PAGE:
There is no English equivalent of this expression - at least none that I can think of. In French, there is the literally same expression "Ça va". It is usually the answer to the question "How's it going?" or in German "Wie geht's?" (or in French "Ça va?", again). The German "Es geht" literally means "It goes" and for some reason that sounds way less stupid in German and we use it all the time. In contrast to the French "Ça va", which usually mean something like "I'm fine/okay", the German expression usually implies an unspoken "but" after that, as in "I'm fine.... but actually I am not." It is nonetheless obviously not expected that you actually express your discomfort, as the question "Wie geht's?"/"How are you?" is usually merely an opener for some meaningless smalltalk and nobody actually cares about how you really feel in such a conversation. I actually find that kind of communication habit - to ask how someone is feeling, but never expected an honest reply and vice versa being expected to lie about your emotional state if asked in such a situation - pretty horrible, but there is one, and only one, application of this expression that I miss a lot in my daily life, and that is when my supervisor asks me "How's it (the experiment) going?" because usually "Es geht" would be the absolutely perfect and appropriate answer, implying "Pretty much everything sucks, this does not work at all, and I am running out of ideas what could be the cause, but I am working on it, and if you really want to know more, please ask more clearly."
"(Etwas) geht sich aus"
This is an especially beautiful expression, that to my knowledge is an Austrian particularity. It literally means "(Something) will go itself out", which of course makes absolutely no sense, but also in German it actually does not have that much meaning when taken literally. Also, we're back to the verb "going" - "gehen" again, in this case in its most beautiful application. When not used to throughly confuse Germans in a conversation, the term is used to describe something that will work out somehow or will be finished just in time. Imagine you missed your train and you know your date is waiting in front of the cinema for you. You might text them something like "I missed the train, but I'll be in time for the start of the movie". In German you could express the second half of the sentence with a variation of "Es geht sich aus". Conversely, if something won't work out you can say "I won't make it in time for our date, sorry!" as "Es geht sich nicht aus" ("nicht" meaning "not").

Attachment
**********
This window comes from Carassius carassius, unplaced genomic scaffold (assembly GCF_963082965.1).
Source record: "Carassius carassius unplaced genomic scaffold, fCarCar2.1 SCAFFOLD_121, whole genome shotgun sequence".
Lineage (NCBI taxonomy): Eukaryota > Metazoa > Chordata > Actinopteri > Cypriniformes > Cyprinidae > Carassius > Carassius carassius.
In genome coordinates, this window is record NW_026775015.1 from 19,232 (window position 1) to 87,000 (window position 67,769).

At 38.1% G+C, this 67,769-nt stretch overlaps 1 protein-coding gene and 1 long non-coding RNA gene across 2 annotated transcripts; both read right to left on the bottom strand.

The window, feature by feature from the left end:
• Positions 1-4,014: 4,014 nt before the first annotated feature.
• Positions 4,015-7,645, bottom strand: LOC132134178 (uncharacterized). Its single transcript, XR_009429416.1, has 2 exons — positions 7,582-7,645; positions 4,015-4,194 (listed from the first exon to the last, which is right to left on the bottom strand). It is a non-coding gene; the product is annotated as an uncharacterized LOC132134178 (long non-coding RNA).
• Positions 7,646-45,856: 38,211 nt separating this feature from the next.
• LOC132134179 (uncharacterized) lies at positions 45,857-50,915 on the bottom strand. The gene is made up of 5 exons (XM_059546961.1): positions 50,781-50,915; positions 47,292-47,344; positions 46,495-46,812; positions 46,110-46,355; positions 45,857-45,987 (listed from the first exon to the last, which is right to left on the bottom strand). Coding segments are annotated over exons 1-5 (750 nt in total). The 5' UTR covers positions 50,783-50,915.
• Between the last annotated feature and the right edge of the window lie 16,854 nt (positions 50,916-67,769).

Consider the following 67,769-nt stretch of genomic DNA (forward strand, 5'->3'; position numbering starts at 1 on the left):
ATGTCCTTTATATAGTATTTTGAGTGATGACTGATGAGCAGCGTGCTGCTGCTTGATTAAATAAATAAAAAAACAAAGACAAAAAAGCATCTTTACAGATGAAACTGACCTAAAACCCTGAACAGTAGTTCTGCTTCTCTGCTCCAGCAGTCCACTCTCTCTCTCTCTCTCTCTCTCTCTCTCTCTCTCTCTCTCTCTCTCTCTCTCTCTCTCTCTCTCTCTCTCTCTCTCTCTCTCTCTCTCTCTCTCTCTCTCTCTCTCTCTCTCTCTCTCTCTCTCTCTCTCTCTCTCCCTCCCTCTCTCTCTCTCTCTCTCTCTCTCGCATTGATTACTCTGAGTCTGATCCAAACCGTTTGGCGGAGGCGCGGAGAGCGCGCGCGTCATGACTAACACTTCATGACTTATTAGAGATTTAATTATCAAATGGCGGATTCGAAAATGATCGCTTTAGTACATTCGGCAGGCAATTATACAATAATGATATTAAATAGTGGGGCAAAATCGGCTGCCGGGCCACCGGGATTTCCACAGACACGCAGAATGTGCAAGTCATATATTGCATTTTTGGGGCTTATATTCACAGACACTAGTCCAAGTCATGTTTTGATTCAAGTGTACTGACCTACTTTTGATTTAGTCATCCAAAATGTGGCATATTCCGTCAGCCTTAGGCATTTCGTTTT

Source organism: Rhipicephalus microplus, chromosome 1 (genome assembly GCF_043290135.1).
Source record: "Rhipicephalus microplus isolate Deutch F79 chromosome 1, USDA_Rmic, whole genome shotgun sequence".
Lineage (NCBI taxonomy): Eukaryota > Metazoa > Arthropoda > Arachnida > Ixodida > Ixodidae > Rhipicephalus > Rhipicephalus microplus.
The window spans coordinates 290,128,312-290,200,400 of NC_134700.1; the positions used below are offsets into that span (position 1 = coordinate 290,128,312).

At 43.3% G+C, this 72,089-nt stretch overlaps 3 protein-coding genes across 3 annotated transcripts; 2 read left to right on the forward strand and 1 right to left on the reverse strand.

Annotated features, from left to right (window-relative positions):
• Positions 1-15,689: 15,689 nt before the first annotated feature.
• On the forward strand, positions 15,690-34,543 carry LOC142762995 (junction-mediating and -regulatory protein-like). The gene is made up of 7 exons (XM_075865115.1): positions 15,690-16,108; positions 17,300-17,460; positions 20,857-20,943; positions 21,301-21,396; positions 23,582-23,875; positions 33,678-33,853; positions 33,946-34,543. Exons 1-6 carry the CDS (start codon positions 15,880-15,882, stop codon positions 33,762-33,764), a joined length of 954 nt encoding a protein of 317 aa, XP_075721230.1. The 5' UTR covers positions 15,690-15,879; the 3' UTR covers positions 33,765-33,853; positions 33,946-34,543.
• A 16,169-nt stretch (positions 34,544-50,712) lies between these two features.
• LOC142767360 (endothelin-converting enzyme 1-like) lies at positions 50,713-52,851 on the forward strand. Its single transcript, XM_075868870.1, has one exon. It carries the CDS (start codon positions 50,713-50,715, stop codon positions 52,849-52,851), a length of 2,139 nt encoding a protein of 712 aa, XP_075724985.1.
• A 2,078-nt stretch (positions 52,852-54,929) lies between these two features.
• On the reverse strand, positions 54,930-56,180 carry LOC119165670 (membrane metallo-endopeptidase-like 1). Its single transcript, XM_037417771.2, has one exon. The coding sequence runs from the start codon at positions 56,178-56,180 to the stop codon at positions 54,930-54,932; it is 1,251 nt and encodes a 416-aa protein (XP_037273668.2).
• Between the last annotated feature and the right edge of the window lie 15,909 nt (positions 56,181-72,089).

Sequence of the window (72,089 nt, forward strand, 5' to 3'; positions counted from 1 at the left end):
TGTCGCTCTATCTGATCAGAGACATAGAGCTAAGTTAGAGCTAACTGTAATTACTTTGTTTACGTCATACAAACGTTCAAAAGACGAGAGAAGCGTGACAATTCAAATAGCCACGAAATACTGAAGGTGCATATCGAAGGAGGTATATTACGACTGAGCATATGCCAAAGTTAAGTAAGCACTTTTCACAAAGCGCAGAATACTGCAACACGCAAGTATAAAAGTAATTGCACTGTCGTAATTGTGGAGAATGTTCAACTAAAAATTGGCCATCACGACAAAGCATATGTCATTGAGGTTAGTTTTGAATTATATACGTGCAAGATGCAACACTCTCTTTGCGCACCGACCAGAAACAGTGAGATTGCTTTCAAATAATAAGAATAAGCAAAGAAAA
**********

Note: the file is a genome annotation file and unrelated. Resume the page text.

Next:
I mentioned how this expression can also be used to confuse Germans. It was not until a few years ago that I wasn't even aware that this expression is Austrian German (perhaps Bavarians might understand it?) and it just makes no sense to Germans. But once while playing World of Warcraft and being in Teamspeak with some guild mates, there was a question if the healer will have enough mana to make it through the fight. He replied "Es geht sich aus" - It will work out, but the Germans understood it more like "Es geht aus" - It's running out, or something like that. We then started to realize to what enormous extent we use that expression every day - especially when gaming. "Will you come to the raid tonight?" - "I have to work late but I guess es geht sich aus". "Do you have enough materials to craft this item for me?" - "Yes, geht sich aus". "If the damage dealers could just try to put out a little bit more damage, the boss encounter definitely geht sich aus."
It's a simple but beautiful, extremely versatile phrase that Austrians are using all the time. While English provides individual expressions for each of these situations, the Austrian "Es geht sich aus" casually implies that we're actually putting in more effort than we want credit for. I guess we're actually just trying to look really cool when we say it. So instead of, for example telling your colleague "Fuck this shit, you expect me to do all this additional work in addition to what I already have to do in such a short time?" you'll shrug it off and cooly let them know that "I guess es geht sich aus" while slowly turning into a bottomless pit of rage on the inside.
Last but not least, another word that proves invaluable in any working environment when asked about your work and not being able (or willing) to give clear answer before gauging the level of actual interest and care of the person who asked. "Jein" is a mixture of "Ja" (Yes) and "Nein" (No), meaning yes-no. Especially in my field of work it will probably be the default answer to "Is this (experiment) working out?" or "Are you finished with this?" because there will always be something that at least to some extent was unexpected, or will delay your results, or will just not work out the way you want it to. "Jein" is the perfect answer. It is not yet as bad as "Es geht" and usually still implies a somewhat neutral emotional approach to the topic, whereas "Es geht" is rather used at the onset of frustration. Yet "Jein" will make anybody who hears it immediately understand your situation. And depending on the actual interest of the person who asked, they will know to either not continue asking questions and walk away to leave you to concentrate on your work, or in contrast know exactly what kind of questions to ask you make you spit out what is wrong with you, the project, experiment or whatever, and then hopefully try to help you.
Since we live in a world where many questions just don't have an obvious "yes" or "no" answer, I appreciate the existence of this word in German, especially considering so many people expect you to answer with a clear "yes" or "no" even if you simply can't. "Jein" is the perfect solution, because it politely tells those people to either fuck off or actually put in some effort to understand the situation and see that there is no clear, definitive answer.
So this was my list of German words that the English language needs!
How about your native language - are there equivalents to the expressions I mentioned?
And what about the German readers, did you know the expression "Es geht sich aus?"
What other words do you "miss" when talking in another language?
Let me know in the comments! ^_^
What other words do you "miss" when talking in another language?
Let me know in the comments! ^_^